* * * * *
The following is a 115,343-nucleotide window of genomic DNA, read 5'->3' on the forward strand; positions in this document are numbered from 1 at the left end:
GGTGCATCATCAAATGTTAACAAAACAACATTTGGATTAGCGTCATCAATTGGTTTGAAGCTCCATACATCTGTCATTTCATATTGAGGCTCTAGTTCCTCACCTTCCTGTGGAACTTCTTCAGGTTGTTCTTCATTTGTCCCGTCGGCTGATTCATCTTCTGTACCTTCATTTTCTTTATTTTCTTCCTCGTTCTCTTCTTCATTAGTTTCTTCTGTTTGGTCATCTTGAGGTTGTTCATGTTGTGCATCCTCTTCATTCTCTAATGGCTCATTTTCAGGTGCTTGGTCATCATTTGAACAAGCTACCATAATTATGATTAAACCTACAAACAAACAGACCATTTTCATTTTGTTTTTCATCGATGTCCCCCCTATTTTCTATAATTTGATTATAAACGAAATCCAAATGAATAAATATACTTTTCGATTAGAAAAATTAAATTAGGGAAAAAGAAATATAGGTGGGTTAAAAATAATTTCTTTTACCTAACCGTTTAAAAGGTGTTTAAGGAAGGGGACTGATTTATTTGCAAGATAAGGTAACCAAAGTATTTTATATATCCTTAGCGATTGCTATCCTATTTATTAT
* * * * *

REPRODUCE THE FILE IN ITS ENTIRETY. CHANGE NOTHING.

The following is a 115,343-nucleotide window of genomic DNA, read 5'->3' on the forward strand; positions in this document are numbered from 1 at the left end:
GGTGCATCATCAAATGTTAACAAAACAACATTTGGATTAGCGTCATCAATTGGTTTGAAGCTCCATACATCTGTCATTTCATATTGAGGCTCTAGTTCCTCACCTTCCTGTGGAACTTCTTCAGGTTGTTCTTCATTTGTCCCGTCGGCTGATTCATCTTCTGTACCTTCATTTTCTTTATTTTCTTCCTCGTTCTCTTCTTCATTAGTTTCTTCTGTTTGGTCATCTTGAGGTTGTTCATGTTGTGCATCCTCTTCATTCTCTAATGGCTCATTTTCAGGTGCTTGGTCATCATTTGAACAAGCTACCATAATTATGATTAAACCTACAAACAAACAGACCATTTTCATTTTGTTTTTCATCGATGTCCCCCCTATTTTCTATAATTTGATTATAAACGAAATCCAAATGAATAAATATACTTTTCGATTAGAAAAATTAAATTAGGGAAAAAGAAATATAGGTGGGTTAAAAATAATTTCTTTTACCTAACCGTTTAAAAGGTGTTTAAGGAAGGGGACTGATTTATTTGCAAGATAAGGTAACCAAAGTATTTTATATATCCTTAGCGATTGCTATCCTATTTATTAT